I started using drugs and alcohol as a teenager, with friends whenever the opportunity presented itself. Unlike many of my peers, for me it quickly turned into a daily habit that dominated every aspect of my life. At twenty years old, I finally admitted that I couldn’t manage the issue on my own and asked for help. My first attempt at staying sober lasted about ninety days. I attended meetings off and on, but I never stuck with it because I believed I could handle recovery on my own. Over the next fifteen years I would feel hopelessly stuck in a never-ending cycle of sobering up and then relapsing back into active use. The discouragement became seemingly insurmountable. This pattern only worsened as I got older. Being a good wife, becoming a mom, working hard, going back to school, and even going to church never saved me. When I started attending meetings regularly I finally found long-term recovery and it truly transformed my life.
The change really stuck for me about three years ago. I committed myself to following a weekly meeting schedule and incorporated it into my routine. I tried to put as much effort into my recovery as I had into my addiction. Meetings help me stay in the solution and remind me I can only experience recovery one day at a time. When I stay plugged into Alcoholics Anonymous, I am making a choice to connect with others. Doing so has given me a sense of purpose and responsibility. Recently, a friend of mine from AA was struggling with self-harm and suicidal ideation, and I was able and available to support her in getting the help she needed. AA has taught me I have a duty to go to meetings and stay sober so that I can carry the message of hope to the next suffering alcoholic or addict. I no longer live in poverty or need financial help and my children have everything they need and even some of what they want. Through Alcoholics Anonymous I have found joy, contentment and peace beyond what I ever imagined. I have become the person I always intended to be.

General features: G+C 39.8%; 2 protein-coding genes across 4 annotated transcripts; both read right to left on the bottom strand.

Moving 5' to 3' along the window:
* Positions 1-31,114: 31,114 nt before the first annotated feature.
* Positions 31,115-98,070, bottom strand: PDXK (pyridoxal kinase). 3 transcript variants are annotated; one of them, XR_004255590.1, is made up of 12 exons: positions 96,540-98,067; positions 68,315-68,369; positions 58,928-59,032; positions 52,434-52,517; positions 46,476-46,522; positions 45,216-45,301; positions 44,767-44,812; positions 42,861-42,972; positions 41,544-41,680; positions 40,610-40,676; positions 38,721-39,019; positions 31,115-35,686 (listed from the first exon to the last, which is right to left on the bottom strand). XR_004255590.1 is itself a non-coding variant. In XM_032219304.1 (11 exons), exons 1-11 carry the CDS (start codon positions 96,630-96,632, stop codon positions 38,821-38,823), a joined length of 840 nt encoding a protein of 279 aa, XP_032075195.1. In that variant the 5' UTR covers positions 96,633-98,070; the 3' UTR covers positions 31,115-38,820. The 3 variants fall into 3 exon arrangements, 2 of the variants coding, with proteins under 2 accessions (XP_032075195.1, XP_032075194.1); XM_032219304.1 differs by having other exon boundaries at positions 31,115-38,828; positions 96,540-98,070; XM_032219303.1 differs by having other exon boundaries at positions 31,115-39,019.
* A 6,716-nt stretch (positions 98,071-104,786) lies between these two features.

We need to remember that the disease of addiction cannot be cured and if we do what we have always done, we will get what we’ve always gotten. Attending meetings regularly has enabled me to build a life that I don’t want to lose, I’m not willing to trade and that I don’t need to escape from. I promise you that the pattern of relapse doesn’t have to continue. By going to meetings, you can find the same freedom and victory that I have. You can live the rest of your life clean and sober, one day at a time.
– Rachel P.